5 June, 2006

World Cup Viewing in China

While China didn’t make it into this year’s World Cup, there is interest in the tournament and will be ample opportunity to catch the games.

Andrea has an English-language lineup of the scheduled matches to be aired on CCTV 1, 2, and 5 (all with Chinese-language commentary). Virtual China offers a link to sites that will webcast the event.:

There will clearly be a demand during that 24 delay, and it will clearly be met.

Sohu.com and SMGBB.cn, a subsidiary of Shanghai Media Group, have partnered to provide the online 2006 FIFA World Cup for tens of millions of Chinese viewers, if not more. Sohu is also the exclusive online media provider of the Beijing 2008 Olympics (talk about a good place to be), and the 2006 World Cup can be seen as an early dry-run.

And for those in Shanghai, the Shanghaiist notes where you can catch events on a really big screen.:

The Shanghai Film Art Center will be showing some World Cup matches on a 40-square-meter screen, the Shanghai Daily reports. Matches shown will be:

  • England vs. Paraguay, June 10, 9 pm
  • All quarterfinal matches, June 30, July 1 and July 2, 11 pm and 3 am
  • Both semifinal matches, July 5 and July 6, 3 am
  • The championship match, July 10, 2 am
  • They will be using a digital projector to show CCTV-5’s feed. The theater holds 288 people and 125 tickets (50 yuan each) have already been sold for the England/Paraguay match.

Schedules are subject to revision or hijacking by ‘evil cults.’:

Television signals illegally broadcast by the Falun Gong cult cut into transmissions using the Sino Satellite (SINOSAT) from June 23 to 30, blocking the World Cup finals for viewers in some rural and remote areas in China.

The Radio Administration of the Ministry of Information Industry said on July 8 that the hijacking of nine China Central Television Station (CCTV) channels and 10 provincial TV channels was committed by the overseas cult organization of Falun Gong, manipulated by its ringleader Li Hongzhi.

The hijack severely interfered with the normal broadcast of China’s TV programs and operations of China’s satellite, which violated the basic rules of civil telecommunications and international conventions, jeopardized China’s national security and violated the rights and interests of the public.

The hijack mainly affected television users in rural and remote areas covered by the government scheme of “TV signals to every village.” They were viewing celebrations for the fifth anniversary of Hong Kong’s return to China, the World Cup finals and other major domestic and international news when the illegal signals occurred.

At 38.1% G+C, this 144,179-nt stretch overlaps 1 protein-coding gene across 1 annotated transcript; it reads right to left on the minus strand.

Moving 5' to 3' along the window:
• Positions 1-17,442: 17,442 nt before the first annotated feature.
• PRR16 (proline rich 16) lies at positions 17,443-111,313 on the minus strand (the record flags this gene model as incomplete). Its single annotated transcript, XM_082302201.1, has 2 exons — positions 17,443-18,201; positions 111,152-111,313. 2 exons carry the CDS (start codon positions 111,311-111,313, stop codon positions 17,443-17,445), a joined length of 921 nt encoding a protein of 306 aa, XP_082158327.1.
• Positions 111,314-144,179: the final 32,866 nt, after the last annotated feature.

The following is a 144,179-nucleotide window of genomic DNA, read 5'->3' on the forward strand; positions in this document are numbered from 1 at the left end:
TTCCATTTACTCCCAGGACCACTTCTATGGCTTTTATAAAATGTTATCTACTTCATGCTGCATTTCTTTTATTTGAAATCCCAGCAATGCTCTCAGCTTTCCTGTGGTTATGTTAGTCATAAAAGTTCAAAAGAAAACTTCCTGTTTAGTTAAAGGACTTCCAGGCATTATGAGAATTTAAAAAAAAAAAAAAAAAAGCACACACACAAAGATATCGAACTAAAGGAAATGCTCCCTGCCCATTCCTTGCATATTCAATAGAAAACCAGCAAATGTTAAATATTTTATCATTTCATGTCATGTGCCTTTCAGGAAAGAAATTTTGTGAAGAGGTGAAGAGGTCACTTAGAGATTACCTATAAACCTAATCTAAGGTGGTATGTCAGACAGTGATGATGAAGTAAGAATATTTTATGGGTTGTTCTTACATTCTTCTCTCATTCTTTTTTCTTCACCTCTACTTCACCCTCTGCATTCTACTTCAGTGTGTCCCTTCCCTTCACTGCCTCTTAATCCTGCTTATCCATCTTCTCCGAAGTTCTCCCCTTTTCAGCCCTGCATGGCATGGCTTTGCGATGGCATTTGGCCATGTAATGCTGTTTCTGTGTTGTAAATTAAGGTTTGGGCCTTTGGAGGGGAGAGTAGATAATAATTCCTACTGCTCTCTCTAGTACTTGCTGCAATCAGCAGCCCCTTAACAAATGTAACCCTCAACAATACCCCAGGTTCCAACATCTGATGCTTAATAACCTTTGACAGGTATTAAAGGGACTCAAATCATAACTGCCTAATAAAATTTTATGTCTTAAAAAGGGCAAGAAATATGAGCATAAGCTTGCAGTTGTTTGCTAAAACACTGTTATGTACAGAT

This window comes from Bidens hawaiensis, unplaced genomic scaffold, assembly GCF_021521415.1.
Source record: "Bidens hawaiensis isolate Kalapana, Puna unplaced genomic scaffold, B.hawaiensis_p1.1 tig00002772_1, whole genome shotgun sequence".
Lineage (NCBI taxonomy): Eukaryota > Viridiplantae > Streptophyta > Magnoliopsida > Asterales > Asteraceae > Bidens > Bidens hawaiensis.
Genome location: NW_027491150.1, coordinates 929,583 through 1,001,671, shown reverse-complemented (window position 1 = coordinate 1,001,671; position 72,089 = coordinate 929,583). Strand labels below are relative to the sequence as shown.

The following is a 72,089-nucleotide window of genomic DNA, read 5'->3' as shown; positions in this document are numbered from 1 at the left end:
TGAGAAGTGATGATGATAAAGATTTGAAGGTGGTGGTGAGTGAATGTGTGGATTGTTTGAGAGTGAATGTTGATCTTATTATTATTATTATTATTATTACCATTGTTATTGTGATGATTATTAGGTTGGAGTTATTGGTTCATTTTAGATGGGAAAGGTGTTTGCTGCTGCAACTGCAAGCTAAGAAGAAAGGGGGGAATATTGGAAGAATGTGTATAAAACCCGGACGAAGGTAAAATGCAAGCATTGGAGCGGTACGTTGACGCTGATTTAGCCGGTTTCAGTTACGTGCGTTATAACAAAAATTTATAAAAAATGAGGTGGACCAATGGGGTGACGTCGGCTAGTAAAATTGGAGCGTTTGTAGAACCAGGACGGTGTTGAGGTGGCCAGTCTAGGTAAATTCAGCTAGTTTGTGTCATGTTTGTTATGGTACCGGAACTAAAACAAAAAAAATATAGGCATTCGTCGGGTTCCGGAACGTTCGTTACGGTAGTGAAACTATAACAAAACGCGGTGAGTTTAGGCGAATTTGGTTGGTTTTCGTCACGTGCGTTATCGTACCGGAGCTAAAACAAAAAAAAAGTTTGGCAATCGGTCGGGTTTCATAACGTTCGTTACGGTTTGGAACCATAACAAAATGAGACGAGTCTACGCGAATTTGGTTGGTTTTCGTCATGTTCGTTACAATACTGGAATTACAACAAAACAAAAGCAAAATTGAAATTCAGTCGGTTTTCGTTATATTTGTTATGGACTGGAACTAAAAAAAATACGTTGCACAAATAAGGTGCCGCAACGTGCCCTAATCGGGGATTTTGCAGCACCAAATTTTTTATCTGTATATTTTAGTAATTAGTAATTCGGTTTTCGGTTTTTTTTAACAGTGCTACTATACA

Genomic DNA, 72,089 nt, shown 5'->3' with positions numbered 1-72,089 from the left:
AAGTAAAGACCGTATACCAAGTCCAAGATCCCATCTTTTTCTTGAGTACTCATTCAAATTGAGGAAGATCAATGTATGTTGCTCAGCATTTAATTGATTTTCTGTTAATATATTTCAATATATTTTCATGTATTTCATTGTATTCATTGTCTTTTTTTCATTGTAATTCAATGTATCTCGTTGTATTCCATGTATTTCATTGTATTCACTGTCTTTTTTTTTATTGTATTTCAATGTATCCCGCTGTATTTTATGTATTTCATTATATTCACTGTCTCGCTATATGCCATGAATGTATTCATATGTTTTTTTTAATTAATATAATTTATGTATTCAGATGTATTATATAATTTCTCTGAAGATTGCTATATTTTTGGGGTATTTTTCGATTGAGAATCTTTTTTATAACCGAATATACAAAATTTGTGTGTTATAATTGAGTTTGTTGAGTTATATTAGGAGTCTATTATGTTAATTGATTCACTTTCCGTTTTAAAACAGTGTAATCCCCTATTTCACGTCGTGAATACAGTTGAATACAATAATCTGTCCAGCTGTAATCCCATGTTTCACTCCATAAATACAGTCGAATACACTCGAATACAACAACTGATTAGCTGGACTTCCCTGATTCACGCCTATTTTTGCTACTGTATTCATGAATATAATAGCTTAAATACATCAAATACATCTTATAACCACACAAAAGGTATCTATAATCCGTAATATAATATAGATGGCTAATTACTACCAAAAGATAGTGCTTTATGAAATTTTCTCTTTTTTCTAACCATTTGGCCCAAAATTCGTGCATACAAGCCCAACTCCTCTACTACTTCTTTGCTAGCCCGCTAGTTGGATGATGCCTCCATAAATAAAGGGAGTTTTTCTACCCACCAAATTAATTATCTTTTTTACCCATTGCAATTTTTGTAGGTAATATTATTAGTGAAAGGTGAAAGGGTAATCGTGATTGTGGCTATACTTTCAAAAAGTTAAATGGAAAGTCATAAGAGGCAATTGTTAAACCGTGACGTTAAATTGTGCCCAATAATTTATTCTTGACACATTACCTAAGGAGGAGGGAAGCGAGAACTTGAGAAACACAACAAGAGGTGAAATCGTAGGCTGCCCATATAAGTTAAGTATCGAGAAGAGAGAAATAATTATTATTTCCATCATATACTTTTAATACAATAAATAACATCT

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by @ 11:52 pm. Filed under China, Asia, East Asia, Northeast Asia

Soju Yogurt Cocktail

Those who thought that the red wine ice cream mentioned in the previous post wasn’t appetizing probably would not enjoy a yogurt soju cocktail.:

SojugurtI had mentioned before that I had discovered some great soju cocktails at Indio. Since then, I have successfully attempted to recreate them at home, particularly the yogurt soju cocktail.

It is built like a highball, meaning that the ingredients are poured directly into the glass in a certain order with no stirring or shaking.

1 shot of Soju
Fill glass 2/3 full with Drinkable Plain Yogurt
Top with Lemon Lime Soda (Sprite, Chilsung Cider, 7-Up)

I have always had it without ice, but I’m sure ice is a welcome option on a hot day. It’s a very refreshing drink and not as high in alcohol as other highballs. This means you can drink a lot of these and not get dehydrated while having your summer BBQs.

(Via Buhkan Mountain Breakdown)

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by @ 10:50 pm. Filed under Food and Drink, South Korea, Asia, East Asia, Northeast Asia

Soy Sauce ‘Healthier’ than Red Wine

A Singapore study has discovered that soy sauce is a better antioxidant than red wine.:

Dynastyred BEIJING, June 5 — Dark soya sauce, widely used in East Asia, may prove to be more effective than red wine and vitamin C in combating human cell damage, researchers in Singapore said.

Scientists found that the sauce — derived from fermented soya beans — contains antioxidant properties about 10 times more effective than red wine and 150 times more potent than vitamin C, Singapore’s Straits Times reported Saturday.

Antioxidants — found in red wine, fruits and vegetables — counter the effects of free radicals, unstable atoms which attack human cells and tissues. Free radicals have been linked to the aging process as well as a range of ailments including Parkinson’s disease, cancer and heart disease. The National University of Singapore study also found that the sauce improved blood flow by as much as 50 percent in the hours after consumption.

The original Straits Times article is only available by subscription, so it isn’t immediately clear what volume of soy sauce needs to be equivalent to a glass of red wine. AsiaPundit is a regular consumer of soy sauce, but consuming a full glass of it would be vomit inducing.